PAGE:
2.1.2.     Job Requirements:

Š      Strong writing skills.

Š      Solid understanding of the methods of visual storytelling.

 

2.2. Story Board Artist

2.2.1.     Job Description: Translate the screenplay into a storyboard. Interact with director of animation to discuss how each scene should be visually presented. Interact with Sound lead.

2.2.2.     Job Requirements:

Š      Strong understanding of methods of visual storytelling

Š      Good people/compromise skills.

 

2.3. Sound Lead

2.3.1.     Job Description: You find the voice talent, Foley, and music and assemble it into a glorious harmonious symphony. You are very important, but under-appreciated in the quality of animated films. You will also probably be the sound mixer in a small-staff project. You should work closely with both the Director of Animation and the Story Board Artist.

2.3.2.     Job Requirements:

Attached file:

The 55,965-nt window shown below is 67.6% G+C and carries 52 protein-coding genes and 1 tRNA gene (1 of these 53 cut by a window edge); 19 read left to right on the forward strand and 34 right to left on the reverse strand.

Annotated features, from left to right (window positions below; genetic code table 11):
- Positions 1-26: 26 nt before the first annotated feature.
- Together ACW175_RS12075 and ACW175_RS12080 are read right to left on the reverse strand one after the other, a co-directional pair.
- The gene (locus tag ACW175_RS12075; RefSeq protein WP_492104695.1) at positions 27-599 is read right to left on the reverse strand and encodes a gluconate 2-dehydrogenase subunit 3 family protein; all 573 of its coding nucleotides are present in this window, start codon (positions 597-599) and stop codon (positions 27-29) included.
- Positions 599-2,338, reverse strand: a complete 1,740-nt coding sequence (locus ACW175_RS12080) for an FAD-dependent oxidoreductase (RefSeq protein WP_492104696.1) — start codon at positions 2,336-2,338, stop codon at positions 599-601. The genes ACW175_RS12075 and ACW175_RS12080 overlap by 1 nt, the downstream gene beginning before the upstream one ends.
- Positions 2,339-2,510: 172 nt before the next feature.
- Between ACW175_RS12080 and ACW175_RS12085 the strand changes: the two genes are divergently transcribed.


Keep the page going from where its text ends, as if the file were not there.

Š      Direction of vocal talent.

Š      Solid understanding of audio emphasis in visual storytelling

Š      Wide vocabulary of music.

Š      Sound mixing experience.

 

2.4. Voice Talent

2.4.1.     Job Description: You talk, maybe scream, yell, cry, laugh, etc.

2.4.2.     Job Requirements:

Š      Ability to emote strongly with voice alone.

Š      Patience to be put through ‘Just one more take’

 

2.5. Foley

2.5.1.     Job Description: Make noise.

2.5.2.     Job Requirements:

Š      Find, capture, and create cool sounds.

 

2.6. Photographer

2.6.1.     Job Description: You photograph animation (and pencil tests if the animators bribe you) You must be able to follow the cryptic directions of the Director of Animation on how to do various zooms and pans.

2.6.2.     Job Requirements:

Š      Follow directions.

Š      Operate animation compound.

Š      Camera operation.

 

2.7. Digital Transfer Technician

2.7.1.     Job Description: Transfer photographed art to computer for cleanup, ink and paint. Yours is probably the most boring job in the team but fortunately it’s relatively short.

2.7.2.     Job Requirements:

Š      Download images from camera to computer

Š      Break photos apart into clips

Š      Apply filters to correct work of photographer as needed.

2.8. Inker